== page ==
The plot is supposed to build up some sort of shadowy final adversary (not helped by the fact Mirror's Edge was planned as a trilogy), while showing players that no one in this world can really be trusted. But both of the characters that do the betraying are so casual about their treachery, so unrepentant, that they come off as merely greedy. The twists are melodramatic, since they seem to have the luxury to betray Faith out of greed rather than survival. Rather than conveying the feeling of a society turned against itself out of fear, they reek of Saturday morning cartoon villainy.

Itís not just that the scenery and gameplay conveys the world with more depth and subtly than the narrative does. Sure, the plot could have been fixed with better writing, but it never needed any writing to get its point across in the first place. Ironically, Mirrorís Edge is a brilliant example of why games donít need narratives, not only for gameplay, but for art as well. After all, music and the visual arts find the inclusion of a narrative to be quite optional, and both can tell a story without the use of words at all.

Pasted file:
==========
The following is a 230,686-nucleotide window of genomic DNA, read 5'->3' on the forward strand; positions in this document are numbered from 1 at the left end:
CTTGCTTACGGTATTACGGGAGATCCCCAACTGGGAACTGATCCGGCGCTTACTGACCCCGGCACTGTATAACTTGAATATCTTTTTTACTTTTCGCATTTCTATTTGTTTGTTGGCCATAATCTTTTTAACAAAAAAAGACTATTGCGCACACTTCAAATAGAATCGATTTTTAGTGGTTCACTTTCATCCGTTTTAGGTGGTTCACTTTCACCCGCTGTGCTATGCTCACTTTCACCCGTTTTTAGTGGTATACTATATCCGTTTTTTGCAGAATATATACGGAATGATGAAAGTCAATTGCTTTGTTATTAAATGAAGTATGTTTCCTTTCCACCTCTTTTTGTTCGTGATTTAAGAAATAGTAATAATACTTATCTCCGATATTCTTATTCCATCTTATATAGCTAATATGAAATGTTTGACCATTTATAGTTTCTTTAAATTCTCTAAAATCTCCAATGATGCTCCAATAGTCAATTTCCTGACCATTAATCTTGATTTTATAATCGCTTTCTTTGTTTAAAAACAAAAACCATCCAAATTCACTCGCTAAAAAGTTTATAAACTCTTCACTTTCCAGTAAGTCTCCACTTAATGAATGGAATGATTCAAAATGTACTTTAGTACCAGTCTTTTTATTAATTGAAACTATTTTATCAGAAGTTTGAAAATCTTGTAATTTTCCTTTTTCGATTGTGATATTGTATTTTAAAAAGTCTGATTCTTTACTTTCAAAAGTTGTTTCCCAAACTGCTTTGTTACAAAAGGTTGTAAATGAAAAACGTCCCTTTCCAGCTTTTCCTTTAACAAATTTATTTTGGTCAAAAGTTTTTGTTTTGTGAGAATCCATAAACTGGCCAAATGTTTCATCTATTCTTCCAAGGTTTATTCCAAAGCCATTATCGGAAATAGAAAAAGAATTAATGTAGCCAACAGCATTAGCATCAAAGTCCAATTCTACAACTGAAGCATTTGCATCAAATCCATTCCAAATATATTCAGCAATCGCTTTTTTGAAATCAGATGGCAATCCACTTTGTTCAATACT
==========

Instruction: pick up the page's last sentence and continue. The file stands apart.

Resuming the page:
The Story Without Words

The real story of Mirrorís Edge is told through the constant presence of police and cameras, the propaganda in the elevators, and the sensation of running itself. Mirrorís Edge is wonder of visual design, and nothing else looks quite like it. The stark colors and blazing sunlight paint a picture of a city that is as beautiful as it is unnatural. All of these elements contribute to the gameís conflicting themes of repression and freedom. By running and weaving through the rooftops, it feels as if Faith could almost escape to the sky, if gravity didnít always brings her back.